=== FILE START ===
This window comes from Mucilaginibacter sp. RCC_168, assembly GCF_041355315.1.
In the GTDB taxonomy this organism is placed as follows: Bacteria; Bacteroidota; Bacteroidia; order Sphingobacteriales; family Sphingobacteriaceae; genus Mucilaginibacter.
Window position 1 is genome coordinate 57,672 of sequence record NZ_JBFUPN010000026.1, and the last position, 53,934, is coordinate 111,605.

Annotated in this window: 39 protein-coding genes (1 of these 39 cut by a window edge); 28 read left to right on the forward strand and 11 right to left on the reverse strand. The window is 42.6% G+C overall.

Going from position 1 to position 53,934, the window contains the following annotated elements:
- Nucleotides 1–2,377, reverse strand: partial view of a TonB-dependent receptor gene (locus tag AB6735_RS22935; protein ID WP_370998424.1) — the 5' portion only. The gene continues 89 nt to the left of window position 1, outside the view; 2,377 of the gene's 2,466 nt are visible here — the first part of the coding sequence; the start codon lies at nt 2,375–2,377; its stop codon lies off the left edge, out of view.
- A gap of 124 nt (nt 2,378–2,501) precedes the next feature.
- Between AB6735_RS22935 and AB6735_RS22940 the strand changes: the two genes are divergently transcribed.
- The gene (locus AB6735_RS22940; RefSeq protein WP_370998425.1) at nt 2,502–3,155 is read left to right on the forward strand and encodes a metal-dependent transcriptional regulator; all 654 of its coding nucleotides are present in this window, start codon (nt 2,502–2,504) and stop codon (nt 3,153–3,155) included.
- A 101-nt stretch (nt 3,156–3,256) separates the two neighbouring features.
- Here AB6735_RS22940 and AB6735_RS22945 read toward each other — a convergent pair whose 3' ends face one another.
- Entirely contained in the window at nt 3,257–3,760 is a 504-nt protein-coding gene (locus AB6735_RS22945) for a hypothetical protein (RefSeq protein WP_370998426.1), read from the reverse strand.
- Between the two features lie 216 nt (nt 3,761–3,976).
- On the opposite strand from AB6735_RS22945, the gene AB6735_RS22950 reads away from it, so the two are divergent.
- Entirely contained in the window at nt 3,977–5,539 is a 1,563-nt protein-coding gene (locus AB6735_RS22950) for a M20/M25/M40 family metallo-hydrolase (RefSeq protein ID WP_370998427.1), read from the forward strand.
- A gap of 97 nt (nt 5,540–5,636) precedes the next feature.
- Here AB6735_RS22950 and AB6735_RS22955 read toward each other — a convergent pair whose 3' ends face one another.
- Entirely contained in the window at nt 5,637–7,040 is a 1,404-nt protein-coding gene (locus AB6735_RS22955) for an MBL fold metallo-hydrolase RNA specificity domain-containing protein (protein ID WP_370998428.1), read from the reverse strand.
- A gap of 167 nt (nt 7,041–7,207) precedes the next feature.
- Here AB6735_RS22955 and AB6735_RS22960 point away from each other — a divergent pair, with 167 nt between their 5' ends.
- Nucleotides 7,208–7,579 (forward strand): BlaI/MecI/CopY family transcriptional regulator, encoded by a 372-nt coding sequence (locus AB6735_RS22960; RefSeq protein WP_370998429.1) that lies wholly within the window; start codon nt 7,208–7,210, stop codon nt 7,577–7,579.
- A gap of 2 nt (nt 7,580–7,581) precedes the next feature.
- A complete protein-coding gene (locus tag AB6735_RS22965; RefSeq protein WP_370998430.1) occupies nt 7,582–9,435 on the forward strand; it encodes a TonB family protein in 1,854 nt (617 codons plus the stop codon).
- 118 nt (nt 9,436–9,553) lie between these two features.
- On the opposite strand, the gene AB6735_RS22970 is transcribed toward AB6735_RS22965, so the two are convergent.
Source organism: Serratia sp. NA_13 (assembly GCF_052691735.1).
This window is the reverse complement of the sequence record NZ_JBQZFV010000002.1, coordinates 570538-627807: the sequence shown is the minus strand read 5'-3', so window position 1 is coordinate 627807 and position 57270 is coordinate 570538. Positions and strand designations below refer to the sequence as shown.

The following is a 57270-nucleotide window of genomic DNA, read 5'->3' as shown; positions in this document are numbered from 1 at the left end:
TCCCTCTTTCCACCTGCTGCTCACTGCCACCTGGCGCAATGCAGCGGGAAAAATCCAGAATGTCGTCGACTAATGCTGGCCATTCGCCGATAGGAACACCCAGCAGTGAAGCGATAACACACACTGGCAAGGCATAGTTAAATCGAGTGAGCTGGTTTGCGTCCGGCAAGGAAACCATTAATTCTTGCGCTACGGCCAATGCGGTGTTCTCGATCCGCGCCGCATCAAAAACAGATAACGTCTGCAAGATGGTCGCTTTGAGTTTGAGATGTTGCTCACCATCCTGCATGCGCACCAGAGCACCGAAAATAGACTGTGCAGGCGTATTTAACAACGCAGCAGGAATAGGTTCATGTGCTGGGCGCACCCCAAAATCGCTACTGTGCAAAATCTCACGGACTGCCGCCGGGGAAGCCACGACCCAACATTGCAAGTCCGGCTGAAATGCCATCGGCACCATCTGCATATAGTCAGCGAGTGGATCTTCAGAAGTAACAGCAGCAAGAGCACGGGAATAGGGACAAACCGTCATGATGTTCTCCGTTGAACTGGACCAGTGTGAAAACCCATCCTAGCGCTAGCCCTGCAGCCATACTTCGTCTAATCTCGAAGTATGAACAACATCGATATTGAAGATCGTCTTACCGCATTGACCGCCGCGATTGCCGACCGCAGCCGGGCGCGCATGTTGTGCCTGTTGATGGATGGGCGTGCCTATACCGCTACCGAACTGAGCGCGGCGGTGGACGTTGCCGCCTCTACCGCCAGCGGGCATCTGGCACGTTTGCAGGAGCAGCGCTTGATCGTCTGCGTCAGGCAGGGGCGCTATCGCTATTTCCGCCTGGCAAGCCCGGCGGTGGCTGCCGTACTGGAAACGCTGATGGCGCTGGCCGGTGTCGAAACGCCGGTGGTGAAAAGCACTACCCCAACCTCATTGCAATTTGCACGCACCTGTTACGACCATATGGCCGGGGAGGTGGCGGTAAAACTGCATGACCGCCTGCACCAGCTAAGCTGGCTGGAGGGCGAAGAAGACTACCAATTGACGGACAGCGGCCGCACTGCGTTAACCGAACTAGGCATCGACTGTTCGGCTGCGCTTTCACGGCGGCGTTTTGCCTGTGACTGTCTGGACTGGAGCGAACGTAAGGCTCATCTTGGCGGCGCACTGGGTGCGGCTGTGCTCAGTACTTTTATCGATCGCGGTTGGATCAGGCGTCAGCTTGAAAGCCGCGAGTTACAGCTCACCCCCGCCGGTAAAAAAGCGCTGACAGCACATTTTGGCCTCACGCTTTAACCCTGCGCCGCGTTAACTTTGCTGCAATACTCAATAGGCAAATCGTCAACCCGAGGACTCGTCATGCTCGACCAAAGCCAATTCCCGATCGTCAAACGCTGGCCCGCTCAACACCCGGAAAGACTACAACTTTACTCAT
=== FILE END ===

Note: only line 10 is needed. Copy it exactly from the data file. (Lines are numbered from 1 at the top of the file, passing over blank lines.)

- A 101-nt stretch (nt 3,156–3,256) separates the two neighbouring features.